The aspects of physical behavior, reliability and weight that are of importance when designing and optimizing technical systems, especially aircraft on-board systems, may be treated using existing methods and software programs. However, the different tools stand alone. This is particularly true for software programs for reliability analysis. The following is an illustration, with reference to FIGS. 1 to 3, of the analysis of technical systems as performed heretofore in prior art. As already explained, the analysis and the optimization of a technical system with respect to different design criteria, e.g. physical behavior, reliability and weight, can be executed only with the help of several standalone methods and software programs. A treatment of an individual one of the various aspects requires another description, i.e. modeling of the system, respectively.
For the reliability analysis explained in the following, the user has to divide the system to be evaluated into minimal path sets (logical function paths) or minimal cut sets (failure combinations) in order to thus set up a fault tree or a block diagram for the system. However, these have another structure as the common and more easily understandable schematic diagrams of the system to be analyzed. Often, only proven specialists in the field of reliability analysis are able to establish or interpret the fault trees, block diagrams and the finite state machines, needed with reconfigurable systems, for a complex system. This exemplary explanation will be given hereunder with reference to FIGS. 1 to 3.
The electric circuit 10 illustrated in FIG. 1 comprises two voltage sources (batteries) B1 and B2, three switches S1, S2 and S3, as well as two lamps L1 and L2. Each lamp is powered by a battery of its own. If, for example, battery B1 should fail, the associated lamp L1 can be powered by the other battery B2 by closing the switch S3. In this case, switch S1 is opened to isolate the failed battery.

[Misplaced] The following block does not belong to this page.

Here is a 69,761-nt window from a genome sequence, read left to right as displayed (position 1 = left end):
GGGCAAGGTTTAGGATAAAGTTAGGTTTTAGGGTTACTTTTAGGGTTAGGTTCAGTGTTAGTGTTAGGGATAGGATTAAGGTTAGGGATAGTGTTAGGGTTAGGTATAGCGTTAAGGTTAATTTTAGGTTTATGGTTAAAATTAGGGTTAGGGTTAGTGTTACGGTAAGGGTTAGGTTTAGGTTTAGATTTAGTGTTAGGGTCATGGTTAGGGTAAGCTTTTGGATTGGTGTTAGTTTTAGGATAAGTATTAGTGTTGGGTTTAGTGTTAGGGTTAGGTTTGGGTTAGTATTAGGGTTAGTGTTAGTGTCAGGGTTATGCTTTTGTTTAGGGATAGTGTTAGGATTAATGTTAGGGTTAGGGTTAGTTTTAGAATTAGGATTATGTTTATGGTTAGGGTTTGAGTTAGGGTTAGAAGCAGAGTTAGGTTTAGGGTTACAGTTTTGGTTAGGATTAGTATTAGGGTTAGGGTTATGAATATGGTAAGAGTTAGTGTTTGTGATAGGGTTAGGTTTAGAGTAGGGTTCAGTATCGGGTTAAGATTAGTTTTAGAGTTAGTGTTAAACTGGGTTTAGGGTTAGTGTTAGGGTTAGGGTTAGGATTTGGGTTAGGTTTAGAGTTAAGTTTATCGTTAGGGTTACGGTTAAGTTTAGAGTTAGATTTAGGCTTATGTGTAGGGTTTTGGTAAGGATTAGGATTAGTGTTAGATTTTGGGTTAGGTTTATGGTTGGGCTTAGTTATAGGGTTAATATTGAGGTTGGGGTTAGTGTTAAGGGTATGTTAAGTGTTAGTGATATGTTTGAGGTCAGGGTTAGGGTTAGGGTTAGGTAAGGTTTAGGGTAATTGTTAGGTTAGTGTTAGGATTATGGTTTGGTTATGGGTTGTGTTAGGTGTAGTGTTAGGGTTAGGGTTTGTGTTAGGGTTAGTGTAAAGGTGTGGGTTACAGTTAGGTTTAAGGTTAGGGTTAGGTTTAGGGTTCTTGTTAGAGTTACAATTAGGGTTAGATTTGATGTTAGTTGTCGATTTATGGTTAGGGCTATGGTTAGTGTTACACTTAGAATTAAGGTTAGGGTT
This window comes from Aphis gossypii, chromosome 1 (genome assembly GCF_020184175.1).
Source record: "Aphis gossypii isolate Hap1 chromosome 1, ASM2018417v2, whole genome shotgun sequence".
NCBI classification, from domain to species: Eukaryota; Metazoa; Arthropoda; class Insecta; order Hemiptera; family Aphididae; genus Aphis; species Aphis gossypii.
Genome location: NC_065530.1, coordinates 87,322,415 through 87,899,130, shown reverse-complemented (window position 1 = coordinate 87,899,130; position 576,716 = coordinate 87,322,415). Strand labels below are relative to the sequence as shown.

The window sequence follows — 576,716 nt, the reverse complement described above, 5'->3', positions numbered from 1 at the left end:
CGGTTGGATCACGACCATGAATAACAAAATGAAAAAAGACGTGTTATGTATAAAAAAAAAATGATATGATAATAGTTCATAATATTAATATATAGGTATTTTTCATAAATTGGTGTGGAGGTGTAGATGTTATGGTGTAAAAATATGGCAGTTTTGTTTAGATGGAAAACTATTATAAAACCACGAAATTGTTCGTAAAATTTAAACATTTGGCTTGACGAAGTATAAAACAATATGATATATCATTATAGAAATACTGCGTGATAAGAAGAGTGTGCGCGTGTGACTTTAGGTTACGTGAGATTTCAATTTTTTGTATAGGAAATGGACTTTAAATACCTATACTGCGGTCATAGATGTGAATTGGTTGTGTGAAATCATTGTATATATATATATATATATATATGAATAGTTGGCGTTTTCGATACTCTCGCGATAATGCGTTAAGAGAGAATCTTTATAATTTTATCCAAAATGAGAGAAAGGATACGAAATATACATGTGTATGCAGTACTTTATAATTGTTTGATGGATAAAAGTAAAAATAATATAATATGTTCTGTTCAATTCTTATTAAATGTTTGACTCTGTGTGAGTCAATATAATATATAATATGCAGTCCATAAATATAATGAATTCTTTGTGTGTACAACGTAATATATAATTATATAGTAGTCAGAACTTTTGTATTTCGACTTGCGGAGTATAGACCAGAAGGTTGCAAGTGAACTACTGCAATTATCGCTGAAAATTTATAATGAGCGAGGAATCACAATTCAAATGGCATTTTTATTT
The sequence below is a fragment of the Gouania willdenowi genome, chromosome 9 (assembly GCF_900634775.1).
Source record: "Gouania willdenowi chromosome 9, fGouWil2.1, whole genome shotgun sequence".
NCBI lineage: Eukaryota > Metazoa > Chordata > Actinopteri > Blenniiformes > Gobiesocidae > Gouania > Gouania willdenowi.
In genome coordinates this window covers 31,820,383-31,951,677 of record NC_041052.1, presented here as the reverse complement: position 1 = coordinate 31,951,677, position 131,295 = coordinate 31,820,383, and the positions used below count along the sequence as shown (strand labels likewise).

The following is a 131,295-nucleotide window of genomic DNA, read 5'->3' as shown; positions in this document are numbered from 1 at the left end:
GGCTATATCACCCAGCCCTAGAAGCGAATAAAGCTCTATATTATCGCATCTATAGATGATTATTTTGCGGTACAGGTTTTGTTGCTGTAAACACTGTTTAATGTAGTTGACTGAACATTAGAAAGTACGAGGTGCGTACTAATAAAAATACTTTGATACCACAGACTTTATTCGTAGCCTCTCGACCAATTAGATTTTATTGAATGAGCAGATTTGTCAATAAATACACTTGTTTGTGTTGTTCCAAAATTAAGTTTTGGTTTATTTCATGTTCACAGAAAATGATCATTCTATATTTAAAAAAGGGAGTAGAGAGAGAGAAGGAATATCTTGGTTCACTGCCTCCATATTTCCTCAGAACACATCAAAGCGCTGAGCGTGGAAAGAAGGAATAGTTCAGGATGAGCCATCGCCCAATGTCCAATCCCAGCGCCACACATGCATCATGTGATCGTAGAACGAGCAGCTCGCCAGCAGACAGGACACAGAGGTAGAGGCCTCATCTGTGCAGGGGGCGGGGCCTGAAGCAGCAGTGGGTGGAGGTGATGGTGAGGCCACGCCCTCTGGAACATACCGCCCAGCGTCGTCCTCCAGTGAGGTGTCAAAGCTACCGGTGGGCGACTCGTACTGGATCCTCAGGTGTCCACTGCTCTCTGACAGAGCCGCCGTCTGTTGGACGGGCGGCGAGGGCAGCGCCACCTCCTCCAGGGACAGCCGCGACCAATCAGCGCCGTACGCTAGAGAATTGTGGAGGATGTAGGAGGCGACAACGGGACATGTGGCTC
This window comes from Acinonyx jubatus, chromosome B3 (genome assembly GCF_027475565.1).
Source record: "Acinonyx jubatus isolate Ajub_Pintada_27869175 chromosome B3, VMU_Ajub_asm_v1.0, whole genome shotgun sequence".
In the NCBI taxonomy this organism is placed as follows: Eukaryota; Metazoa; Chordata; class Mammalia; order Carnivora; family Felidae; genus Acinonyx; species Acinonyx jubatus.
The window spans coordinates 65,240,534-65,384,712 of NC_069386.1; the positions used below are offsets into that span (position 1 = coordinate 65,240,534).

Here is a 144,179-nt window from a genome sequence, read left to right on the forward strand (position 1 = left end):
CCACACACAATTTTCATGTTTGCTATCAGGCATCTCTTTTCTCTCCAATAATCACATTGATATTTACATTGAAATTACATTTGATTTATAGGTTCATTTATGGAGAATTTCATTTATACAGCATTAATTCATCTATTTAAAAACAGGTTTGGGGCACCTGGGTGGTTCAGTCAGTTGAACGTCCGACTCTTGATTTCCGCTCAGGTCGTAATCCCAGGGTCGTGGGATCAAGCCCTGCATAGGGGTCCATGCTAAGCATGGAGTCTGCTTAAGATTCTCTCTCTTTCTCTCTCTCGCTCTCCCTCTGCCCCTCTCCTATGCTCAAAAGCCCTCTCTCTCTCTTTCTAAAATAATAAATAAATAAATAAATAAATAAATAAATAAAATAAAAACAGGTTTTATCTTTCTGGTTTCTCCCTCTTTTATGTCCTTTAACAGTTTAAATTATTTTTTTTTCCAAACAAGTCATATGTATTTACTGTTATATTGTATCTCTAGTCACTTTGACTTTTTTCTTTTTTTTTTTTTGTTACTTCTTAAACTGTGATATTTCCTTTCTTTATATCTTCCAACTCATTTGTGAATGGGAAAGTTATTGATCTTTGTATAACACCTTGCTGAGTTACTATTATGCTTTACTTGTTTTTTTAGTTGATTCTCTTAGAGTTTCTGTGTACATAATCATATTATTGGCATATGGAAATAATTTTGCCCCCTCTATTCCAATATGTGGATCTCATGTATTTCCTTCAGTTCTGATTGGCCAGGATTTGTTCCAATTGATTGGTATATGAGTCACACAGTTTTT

In this example, the event “system function” is defined as the case that at least one of both lamps is lit. Accordingly, the complementary event “system failure” means that none of the lights is on.
This example thus refers to a simple electric system with redundancy and automatic reconfiguration.
FIG. 2 illustrates the reliability block diagram for the electric circuit illustrated in FIG. 1 in accordance with the definition of the event “system function”. If at least one minimal path set, i.e. a path from A to B, exists, the system is functional. This is true, for example, when the components B1, S1 and L1 are intact.
FIG. 3 illustrates the corresponding fault tree. The system fails if at least one minimal cut set exists. For example, this is true when the components B1 and S2 have failed.
To establish the reliability block diagram and the fault tree, the electric circuit illustrated in FIG. 1 had to be abstracted with regard to its logical function. Neither the structure of the block diagram in FIG. 2, nor that of the fault tree in FIG. 3 resemble the structure of the circuit in FIG. 1.
Existing tools can be used to calculate reliability parameters, e.g. the system failure probability, from the block diagram and the fault tree. For the further aspects, such as physical behavior or weight, the system has to be examined using other tools. Neither the fault tree, nor the block diagram can be used again in this process.